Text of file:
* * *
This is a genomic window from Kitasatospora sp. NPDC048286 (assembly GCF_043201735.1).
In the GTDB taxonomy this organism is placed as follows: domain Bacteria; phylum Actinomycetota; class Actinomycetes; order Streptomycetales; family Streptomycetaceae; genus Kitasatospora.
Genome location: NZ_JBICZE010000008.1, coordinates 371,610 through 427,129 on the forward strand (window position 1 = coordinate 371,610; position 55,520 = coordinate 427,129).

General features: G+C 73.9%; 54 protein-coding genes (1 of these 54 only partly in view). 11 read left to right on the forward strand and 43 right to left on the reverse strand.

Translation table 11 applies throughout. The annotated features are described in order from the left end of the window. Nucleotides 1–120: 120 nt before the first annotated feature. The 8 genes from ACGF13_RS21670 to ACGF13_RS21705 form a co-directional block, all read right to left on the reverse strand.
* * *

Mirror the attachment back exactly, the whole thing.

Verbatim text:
This is a genomic window from Kitasatospora sp. NPDC048286 (assembly GCF_043201735.1).
In the GTDB taxonomy this organism is placed as follows: domain Bacteria; phylum Actinomycetota; class Actinomycetes; order Streptomycetales; family Streptomycetaceae; genus Kitasatospora.
Genome location: NZ_JBICZE010000008.1, coordinates 371,610 through 427,129 on the forward strand (window position 1 = coordinate 371,610; position 55,520 = coordinate 427,129).

General features: G+C 73.9%; 54 protein-coding genes (1 of these 54 only partly in view). 11 read left to right on the forward strand and 43 right to left on the reverse strand.

Translation table 11 applies throughout. The annotated features are described in order from the left end of the window. Nucleotides 1–120: 120 nt before the first annotated feature. The 8 genes from ACGF13_RS21670 to ACGF13_RS21705 form a co-directional block, all read right to left on the reverse strand.